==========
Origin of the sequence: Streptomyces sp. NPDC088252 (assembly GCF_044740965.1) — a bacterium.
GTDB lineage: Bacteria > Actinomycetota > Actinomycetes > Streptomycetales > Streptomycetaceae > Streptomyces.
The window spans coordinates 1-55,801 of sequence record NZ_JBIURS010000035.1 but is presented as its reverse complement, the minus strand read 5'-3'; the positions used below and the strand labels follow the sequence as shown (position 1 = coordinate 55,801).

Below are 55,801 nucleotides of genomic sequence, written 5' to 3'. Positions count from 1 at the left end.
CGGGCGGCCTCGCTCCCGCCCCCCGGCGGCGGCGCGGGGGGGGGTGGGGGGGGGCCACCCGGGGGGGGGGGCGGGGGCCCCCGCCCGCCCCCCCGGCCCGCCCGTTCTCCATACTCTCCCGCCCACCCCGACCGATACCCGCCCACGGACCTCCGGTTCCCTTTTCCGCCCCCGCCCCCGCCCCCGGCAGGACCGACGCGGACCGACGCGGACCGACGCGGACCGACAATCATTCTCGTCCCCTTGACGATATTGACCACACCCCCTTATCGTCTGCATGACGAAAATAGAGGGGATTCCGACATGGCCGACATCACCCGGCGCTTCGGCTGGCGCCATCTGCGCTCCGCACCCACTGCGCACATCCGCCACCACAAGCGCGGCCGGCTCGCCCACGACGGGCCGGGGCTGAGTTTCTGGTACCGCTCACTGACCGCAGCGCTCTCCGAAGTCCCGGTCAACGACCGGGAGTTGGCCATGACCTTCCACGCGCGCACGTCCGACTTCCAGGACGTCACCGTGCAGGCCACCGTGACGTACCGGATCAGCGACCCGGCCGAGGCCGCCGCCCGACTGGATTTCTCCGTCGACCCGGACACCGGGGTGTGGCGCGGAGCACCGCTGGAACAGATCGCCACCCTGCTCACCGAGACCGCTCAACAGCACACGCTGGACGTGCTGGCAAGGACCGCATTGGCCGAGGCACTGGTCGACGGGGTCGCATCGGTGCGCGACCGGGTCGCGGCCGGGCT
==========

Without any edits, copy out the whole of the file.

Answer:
Origin of the sequence: Streptomyces sp. NPDC088252 (assembly GCF_044740965.1) — a bacterium.
GTDB lineage: Bacteria > Actinomycetota > Actinomycetes > Streptomycetales > Streptomycetaceae > Streptomyces.
The window spans coordinates 1-55,801 of sequence record NZ_JBIURS010000035.1 but is presented as its reverse complement, the minus strand read 5'-3'; the positions used below and the strand labels follow the sequence as shown (position 1 = coordinate 55,801).

Below are 55,801 nucleotides of genomic sequence, written 5' to 3'. Positions count from 1 at the left end.
CGGGCGGCCTCGCTCCCGCCCCCCGGCGGCGGCGCGGGGGGGGGTGGGGGGGGGCCACCCGGGGGGGGGGGCGGGGGCCCCCGCCCGCCCCCCCGGCCCGCCCGTTCTCCATACTCTCCCGCCCACCCCGACCGATACCCGCCCACGGACCTCCGGTTCCCTTTTCCGCCCCCGCCCCCGCCCCCGGCAGGACCGACGCGGACCGACGCGGACCGACGCGGACCGACAATCATTCTCGTCCCCTTGACGATATTGACCACACCCCCTTATCGTCTGCATGACGAAAATAGAGGGGATTCCGACATGGCCGACATCACCCGGCGCTTCGGCTGGCGCCATCTGCGCTCCGCACCCACTGCGCACATCCGCCACCACAAGCGCGGCCGGCTCGCCCACGACGGGCCGGGGCTGAGTTTCTGGTACCGCTCACTGACCGCAGCGCTCTCCGAAGTCCCGGTCAACGACCGGGAGTTGGCCATGACCTTCCACGCGCGCACGTCCGACTTCCAGGACGTCACCGTGCAGGCCACCGTGACGTACCGGATCAGCGACCCGGCCGAGGCCGCCGCCCGACTGGATTTCTCCGTCGACCCGGACACCGGGGTGTGGCGCGGAGCACCGCTGGAACAGATCGCCACCCTGCTCACCGAGACCGCTCAACAGCACACGCTGGACGTGCTGGCAAGGACCGCATTGGCCGAGGCACTGGTCGACGGGGTCGCATCGGTGCGCGACCGGGTCGCGGCCGGGCT